Pollution

Coastal Cleanup 2011

2011 cleanup statistics

Visit the Official Mississippi Coastal Cleanup Website

Thousands of volunteers combed Mississippi's beaches and waterways picking up marine debris at 77 designated cleanup sites during the 23rd annual Mississippi Coastal Cleanup, part of the International Coastal Cleanup—the world's largest volunteer effort to clean up the marine environment. During the 2011 Mississippi Coastal Cleanup, 3,102 volunteers picked up 2,218 bags of trash, along 262 miles of Coastal waterways in Hancock, Harrison and Jackson counties. The cleanup is organized by the Mississippi Department of Marine Resources’ Public Affairs Bureau and Mississippi Marine Debris Task Force. The Mississippi Coastal Cleanup returned to the beaches and barrier islands and again expanded its reach through its partnership with Mississippi Power's Renew Our Rivers program, cleaning four sites on the days leading up to the Oct. 15, 2011 cleanup and one additional site on cleanup day.

News Release: Mississippi Coastal Cleanup Nets 2,218 Bags of Trash 

Pollution: Quick Facts

• In 2002, beach pollution prompted at least 12,814 closings and swimming advisories at ocean, bay, Great Lakes, and some freshwater beaches.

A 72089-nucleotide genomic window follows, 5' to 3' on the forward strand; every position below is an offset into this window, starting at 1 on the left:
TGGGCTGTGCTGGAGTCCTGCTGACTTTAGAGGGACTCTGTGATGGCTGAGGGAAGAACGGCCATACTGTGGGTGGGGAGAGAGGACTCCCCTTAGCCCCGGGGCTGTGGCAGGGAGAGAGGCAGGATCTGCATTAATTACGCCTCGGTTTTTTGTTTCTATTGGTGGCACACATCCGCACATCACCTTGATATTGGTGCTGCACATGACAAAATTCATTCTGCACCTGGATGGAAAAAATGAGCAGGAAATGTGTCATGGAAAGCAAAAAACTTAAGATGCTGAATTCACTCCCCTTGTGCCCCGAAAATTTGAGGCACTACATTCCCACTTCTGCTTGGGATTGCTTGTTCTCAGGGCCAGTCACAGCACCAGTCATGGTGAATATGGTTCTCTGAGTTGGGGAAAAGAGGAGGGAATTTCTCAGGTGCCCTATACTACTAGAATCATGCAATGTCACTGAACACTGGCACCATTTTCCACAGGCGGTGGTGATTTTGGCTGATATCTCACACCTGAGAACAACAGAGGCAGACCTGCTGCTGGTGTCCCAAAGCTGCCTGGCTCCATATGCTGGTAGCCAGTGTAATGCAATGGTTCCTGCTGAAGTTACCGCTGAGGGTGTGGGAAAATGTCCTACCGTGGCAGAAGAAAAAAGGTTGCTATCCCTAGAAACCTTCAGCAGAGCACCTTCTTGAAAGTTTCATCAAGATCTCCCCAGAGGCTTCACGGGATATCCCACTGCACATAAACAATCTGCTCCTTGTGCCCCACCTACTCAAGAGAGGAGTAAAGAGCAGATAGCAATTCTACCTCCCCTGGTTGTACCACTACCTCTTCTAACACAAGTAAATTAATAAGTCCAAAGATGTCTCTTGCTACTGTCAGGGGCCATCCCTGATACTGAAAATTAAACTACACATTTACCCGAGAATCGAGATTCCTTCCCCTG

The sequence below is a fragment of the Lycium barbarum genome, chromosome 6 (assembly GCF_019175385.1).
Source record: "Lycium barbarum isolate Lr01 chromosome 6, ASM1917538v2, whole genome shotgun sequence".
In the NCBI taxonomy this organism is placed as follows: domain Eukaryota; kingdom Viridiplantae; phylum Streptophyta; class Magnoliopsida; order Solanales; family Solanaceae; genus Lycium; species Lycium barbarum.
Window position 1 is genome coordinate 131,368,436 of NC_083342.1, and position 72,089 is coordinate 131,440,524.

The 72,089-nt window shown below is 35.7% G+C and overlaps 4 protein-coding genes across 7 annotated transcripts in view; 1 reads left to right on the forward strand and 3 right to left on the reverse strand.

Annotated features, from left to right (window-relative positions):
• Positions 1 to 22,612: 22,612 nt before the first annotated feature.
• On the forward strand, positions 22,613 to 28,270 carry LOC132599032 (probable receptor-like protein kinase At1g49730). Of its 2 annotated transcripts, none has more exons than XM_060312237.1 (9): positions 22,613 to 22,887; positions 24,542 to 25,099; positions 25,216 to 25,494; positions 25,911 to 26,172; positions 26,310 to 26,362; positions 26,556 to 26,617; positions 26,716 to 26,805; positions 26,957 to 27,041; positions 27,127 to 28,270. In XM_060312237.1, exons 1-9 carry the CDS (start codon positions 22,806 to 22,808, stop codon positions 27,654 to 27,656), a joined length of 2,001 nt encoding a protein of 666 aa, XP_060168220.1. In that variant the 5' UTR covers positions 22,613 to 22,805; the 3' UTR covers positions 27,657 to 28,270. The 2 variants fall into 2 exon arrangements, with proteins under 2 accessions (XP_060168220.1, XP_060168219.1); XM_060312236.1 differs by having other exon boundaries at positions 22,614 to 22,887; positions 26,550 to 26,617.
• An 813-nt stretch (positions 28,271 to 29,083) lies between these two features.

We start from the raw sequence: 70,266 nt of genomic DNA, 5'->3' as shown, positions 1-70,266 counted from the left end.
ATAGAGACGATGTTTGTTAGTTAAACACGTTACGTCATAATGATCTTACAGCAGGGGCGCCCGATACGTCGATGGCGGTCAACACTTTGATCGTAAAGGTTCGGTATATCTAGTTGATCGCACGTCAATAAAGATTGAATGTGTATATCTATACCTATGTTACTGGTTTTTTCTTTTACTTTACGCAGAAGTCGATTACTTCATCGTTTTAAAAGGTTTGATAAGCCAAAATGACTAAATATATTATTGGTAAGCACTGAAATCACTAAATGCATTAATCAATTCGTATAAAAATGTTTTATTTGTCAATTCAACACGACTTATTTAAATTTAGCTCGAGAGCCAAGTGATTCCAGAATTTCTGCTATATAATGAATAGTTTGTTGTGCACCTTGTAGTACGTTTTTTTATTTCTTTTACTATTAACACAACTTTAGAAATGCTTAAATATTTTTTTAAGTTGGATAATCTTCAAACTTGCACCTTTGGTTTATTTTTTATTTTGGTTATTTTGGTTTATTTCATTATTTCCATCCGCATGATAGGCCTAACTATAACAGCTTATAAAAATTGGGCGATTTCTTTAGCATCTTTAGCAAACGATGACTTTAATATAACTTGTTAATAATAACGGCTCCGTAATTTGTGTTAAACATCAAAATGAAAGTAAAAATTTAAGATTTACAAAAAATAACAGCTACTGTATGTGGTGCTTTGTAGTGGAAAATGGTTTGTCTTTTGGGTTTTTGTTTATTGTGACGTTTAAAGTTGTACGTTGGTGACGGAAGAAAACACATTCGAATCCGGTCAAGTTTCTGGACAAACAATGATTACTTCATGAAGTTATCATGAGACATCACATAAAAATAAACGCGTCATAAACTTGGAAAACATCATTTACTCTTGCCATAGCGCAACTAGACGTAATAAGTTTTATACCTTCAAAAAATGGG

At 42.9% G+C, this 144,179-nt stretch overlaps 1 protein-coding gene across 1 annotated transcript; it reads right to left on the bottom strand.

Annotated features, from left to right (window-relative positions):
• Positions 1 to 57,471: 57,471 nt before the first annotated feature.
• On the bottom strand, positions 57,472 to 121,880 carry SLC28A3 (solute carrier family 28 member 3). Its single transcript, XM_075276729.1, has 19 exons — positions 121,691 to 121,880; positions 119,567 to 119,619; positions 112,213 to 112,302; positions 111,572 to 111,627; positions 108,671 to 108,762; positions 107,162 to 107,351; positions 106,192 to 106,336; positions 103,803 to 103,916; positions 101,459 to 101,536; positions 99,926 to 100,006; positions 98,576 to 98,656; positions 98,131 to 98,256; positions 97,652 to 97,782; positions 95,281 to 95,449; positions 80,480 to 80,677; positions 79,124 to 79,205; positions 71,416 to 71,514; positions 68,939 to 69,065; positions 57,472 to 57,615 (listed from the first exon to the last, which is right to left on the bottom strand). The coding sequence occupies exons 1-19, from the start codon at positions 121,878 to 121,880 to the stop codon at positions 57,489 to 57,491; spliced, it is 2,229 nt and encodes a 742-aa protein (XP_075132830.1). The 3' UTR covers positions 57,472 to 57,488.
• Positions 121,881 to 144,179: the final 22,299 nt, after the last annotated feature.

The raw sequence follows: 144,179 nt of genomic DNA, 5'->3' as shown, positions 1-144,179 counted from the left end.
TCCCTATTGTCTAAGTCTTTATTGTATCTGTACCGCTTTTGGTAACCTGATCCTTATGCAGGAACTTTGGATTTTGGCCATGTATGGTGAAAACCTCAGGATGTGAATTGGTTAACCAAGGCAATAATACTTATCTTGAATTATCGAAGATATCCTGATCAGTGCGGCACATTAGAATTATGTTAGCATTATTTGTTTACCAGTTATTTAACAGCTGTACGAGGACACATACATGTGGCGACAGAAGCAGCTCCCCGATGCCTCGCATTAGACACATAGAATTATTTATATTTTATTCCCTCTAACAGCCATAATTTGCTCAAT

• Storm water and polluted runoff are potential problems at more than half (1,383) of all reported beaches with information on pollution sources, and 46% (1,152) report sewage as a pollution source.

• Beach pollution is usually infrequent and confined to local areas.

• Dirty runoff and storm water (led to more than 3,576 closings and advisories nationwide) and sewage spills and overflows (led to more than 1,390 closings and advisories nationwide) are the most frequently identified pollution sources.

• Rain is often a contributing factor to beach water pollution.

• The majority (87%) of closings and advisories in 2002 were issued after monitoring revealed the presence of bacteria associated with fecal contamination (source unknown in most cases).

• Swimming-related illnesses are usually not severe or life threatening, but can cause significant discomfort. Young children, the elderly, and people with impaired immune systems are at more of a risk than healthy, mid-aged people.

• Gastroenteritis (symptoms = diarrhea and vomiting) is the most common waterborne illness.

• A recent Southern California study revealed that people who swim close to flowing storm drains were 50% more likely to develop a variety of symptoms than those who swim further away from the same drain.

• Simple ways individuals can help to clean their local beaches include conserving water, using natural fertilizers, keeping septic systems functioning properly, disposing of boat wastes appropriately, and supporting laws that promote beach water monitoring and cleanup of pollution sources.